comparing the computed temporal variances for each frequency to identify a noisy frequency.
27. The method of claim 26 further comprising:
if no noisy frequencies are identified, computing a touch value as a function of sample values obtained at all frequencies;
if one or more noisy frequencies are identified, computing a touch value as a function of sample values obtained at all frequencies other than the one or more noisy frequencies;
if all frequencies are identified as noisy, computing a touch value as a function of sample values obtained at all frequencies.
28. The method of claim 26 wherein the smoothed image corresponding to each frequency is computed by performing an unsharp mask on a corresponding touch image.
29. The method of claim 26 wherein the high pass image corresponding to each frequency is computed by subtracting the smoothed image at each frequency from the touch image at each frequency.
30. The method of claim 26 wherein the temporal variance is directly related to a length of a curve of a plot of a plurality of spatial variances as a function of time.
31. The method of claim 26 wherein comparing the computed temporal variances for each frequency to identify a noisy frequency further comprises performing an analysis of variance on the temporal variances.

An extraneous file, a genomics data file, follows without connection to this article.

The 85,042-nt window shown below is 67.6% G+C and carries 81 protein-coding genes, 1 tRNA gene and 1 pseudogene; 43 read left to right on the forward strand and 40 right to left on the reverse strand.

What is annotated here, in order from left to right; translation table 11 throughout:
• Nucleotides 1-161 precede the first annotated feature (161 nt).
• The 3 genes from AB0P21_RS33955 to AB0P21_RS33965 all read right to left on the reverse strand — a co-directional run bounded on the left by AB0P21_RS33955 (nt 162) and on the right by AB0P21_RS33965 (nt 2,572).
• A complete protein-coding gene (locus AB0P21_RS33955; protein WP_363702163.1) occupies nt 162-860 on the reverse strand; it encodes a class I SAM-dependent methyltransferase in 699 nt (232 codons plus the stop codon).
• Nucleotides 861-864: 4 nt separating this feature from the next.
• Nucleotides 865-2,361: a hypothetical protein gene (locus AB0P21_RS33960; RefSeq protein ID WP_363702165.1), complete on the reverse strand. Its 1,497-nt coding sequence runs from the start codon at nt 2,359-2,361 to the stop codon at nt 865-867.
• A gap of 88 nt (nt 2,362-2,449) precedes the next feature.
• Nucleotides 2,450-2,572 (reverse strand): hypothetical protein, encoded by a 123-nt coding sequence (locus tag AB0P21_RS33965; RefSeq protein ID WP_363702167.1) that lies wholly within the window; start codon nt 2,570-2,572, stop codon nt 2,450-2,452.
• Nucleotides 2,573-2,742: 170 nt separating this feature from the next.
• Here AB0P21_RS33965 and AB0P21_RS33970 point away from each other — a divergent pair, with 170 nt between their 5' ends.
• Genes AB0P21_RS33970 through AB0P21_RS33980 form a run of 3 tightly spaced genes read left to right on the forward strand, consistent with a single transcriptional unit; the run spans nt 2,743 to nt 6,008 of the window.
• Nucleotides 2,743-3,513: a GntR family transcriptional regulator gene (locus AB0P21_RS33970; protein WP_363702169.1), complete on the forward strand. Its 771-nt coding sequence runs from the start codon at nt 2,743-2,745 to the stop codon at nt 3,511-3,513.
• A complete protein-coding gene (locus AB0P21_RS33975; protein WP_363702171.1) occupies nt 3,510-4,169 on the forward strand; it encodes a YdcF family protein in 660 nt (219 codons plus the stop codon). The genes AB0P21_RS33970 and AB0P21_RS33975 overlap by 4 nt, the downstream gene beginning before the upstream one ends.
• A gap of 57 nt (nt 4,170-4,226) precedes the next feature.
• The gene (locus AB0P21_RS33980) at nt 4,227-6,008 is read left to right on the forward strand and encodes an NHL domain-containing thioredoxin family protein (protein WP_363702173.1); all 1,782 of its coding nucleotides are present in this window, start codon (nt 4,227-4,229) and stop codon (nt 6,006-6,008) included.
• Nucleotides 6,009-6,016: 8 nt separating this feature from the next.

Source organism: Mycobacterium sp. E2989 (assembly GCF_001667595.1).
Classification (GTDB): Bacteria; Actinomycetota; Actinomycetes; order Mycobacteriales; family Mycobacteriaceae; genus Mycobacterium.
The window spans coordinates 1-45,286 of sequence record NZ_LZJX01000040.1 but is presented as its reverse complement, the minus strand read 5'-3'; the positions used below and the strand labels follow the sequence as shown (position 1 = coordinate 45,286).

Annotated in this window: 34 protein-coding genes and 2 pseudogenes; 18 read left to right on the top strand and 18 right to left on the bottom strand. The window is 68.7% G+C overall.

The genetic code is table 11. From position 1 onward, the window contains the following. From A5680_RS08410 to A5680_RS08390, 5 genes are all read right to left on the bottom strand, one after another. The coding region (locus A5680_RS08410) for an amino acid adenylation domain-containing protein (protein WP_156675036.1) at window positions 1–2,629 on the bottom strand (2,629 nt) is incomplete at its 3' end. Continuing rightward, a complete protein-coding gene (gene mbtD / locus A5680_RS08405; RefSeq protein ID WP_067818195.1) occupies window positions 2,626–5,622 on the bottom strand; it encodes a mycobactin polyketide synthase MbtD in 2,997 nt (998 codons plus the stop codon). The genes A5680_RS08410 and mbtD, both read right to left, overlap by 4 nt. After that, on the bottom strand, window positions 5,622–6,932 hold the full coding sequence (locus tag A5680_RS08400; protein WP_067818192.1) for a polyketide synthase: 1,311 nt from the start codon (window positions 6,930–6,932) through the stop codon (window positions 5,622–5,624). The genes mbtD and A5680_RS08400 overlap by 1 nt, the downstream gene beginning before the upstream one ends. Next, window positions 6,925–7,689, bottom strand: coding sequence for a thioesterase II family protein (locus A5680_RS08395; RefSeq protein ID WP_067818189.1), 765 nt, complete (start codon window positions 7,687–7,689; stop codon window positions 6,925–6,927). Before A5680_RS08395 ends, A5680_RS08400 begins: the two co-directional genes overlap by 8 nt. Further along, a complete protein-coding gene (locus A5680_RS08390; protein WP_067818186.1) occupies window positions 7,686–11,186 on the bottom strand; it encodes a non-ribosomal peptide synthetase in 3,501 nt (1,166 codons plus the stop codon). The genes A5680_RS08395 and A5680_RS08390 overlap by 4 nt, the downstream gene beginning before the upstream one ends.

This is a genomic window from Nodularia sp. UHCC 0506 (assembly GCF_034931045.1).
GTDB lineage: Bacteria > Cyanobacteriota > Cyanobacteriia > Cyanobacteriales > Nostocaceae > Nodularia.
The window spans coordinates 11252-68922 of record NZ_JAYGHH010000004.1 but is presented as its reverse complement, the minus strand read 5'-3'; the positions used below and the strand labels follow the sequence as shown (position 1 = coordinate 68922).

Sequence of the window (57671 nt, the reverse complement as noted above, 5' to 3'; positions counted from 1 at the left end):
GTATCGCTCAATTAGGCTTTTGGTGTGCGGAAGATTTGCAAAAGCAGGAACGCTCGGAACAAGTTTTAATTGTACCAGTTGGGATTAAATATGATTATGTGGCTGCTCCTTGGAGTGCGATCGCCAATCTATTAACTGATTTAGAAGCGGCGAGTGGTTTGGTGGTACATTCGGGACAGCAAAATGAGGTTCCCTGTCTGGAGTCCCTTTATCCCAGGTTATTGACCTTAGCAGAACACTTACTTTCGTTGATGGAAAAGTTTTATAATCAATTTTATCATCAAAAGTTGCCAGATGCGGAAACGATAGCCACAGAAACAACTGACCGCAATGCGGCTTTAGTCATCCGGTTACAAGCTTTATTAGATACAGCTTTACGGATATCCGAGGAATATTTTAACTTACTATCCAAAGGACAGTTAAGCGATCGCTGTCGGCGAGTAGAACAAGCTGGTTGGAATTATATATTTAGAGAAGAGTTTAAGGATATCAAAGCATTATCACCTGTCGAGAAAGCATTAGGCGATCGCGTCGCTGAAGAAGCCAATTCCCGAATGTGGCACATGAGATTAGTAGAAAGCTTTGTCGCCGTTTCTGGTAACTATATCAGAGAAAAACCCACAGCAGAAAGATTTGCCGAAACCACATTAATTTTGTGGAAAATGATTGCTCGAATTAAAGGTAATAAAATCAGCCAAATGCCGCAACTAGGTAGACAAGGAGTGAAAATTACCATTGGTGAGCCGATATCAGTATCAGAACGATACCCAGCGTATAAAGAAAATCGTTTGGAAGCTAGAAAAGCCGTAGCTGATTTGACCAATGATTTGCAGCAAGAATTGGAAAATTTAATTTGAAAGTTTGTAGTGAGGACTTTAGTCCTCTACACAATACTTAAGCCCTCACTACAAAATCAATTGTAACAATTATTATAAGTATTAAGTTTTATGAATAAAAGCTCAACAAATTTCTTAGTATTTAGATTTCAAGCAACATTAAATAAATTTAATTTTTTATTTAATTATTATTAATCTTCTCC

32. The method of claim 31 wherein performing an analysis of variance on the temporal variances further comprises:
identifying a minimum temporal variance of the temporal variances for each frequency;
computing variance ratios of the temporal variances for each frequency to the minimum temporal variance; and
comparing the variance ratios to a threshold determined from a statistical test.
33. The method of claim 32 wherein the statistical test is an F-test.
34. The method of claim 26 further comprising:
computing a quietness value as a function of the computed spatial variances;
comparing the quietness value to a predetermined threshold; and
if the quietness value does not exceed the predetermined threshold, determining that there is low noise on all frequencies.
35. The method of claim 34 wherein the quietness value is computed as a function of the maximum absolute deviation of the spatial variances.
36. A touch sensing device comprising:
a touch sensitive surface having a plurality of touch sensors;